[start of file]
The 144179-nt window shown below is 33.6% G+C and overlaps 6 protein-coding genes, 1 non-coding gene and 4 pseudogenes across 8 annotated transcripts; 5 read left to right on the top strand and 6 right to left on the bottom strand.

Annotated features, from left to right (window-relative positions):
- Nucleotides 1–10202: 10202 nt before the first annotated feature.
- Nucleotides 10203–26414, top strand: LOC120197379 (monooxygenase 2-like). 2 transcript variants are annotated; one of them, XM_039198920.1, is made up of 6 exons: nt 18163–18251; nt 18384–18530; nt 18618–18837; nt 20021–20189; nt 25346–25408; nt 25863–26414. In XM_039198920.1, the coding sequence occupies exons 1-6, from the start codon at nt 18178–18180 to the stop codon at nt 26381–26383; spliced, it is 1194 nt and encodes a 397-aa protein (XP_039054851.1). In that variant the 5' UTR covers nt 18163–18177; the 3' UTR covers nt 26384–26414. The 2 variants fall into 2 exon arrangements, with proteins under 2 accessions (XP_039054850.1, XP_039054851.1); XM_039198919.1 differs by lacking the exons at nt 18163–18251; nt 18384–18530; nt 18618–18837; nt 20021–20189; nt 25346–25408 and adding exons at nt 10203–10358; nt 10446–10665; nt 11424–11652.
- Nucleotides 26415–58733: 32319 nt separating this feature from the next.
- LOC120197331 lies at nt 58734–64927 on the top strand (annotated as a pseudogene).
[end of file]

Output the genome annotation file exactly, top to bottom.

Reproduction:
The 144179-nt window shown below is 33.6% G+C and overlaps 6 protein-coding genes, 1 non-coding gene and 4 pseudogenes across 8 annotated transcripts; 5 read left to right on the top strand and 6 right to left on the bottom strand.

Annotated features, from left to right (window-relative positions):
- Nucleotides 1–10202: 10202 nt before the first annotated feature.
- Nucleotides 10203–26414, top strand: LOC120197379 (monooxygenase 2-like). 2 transcript variants are annotated; one of them, XM_039198920.1, is made up of 6 exons: nt 18163–18251; nt 18384–18530; nt 18618–18837; nt 20021–20189; nt 25346–25408; nt 25863–26414. In XM_039198920.1, the coding sequence occupies exons 1-6, from the start codon at nt 18178–18180 to the stop codon at nt 26381–26383; spliced, it is 1194 nt and encodes a 397-aa protein (XP_039054851.1). In that variant the 5' UTR covers nt 18163–18177; the 3' UTR covers nt 26384–26414. The 2 variants fall into 2 exon arrangements, with proteins under 2 accessions (XP_039054850.1, XP_039054851.1); XM_039198919.1 differs by lacking the exons at nt 18163–18251; nt 18384–18530; nt 18618–18837; nt 20021–20189; nt 25346–25408 and adding exons at nt 10203–10358; nt 10446–10665; nt 11424–11652.
- Nucleotides 26415–58733: 32319 nt separating this feature from the next.
- LOC120197331 lies at nt 58734–64927 on the top strand (annotated as a pseudogene).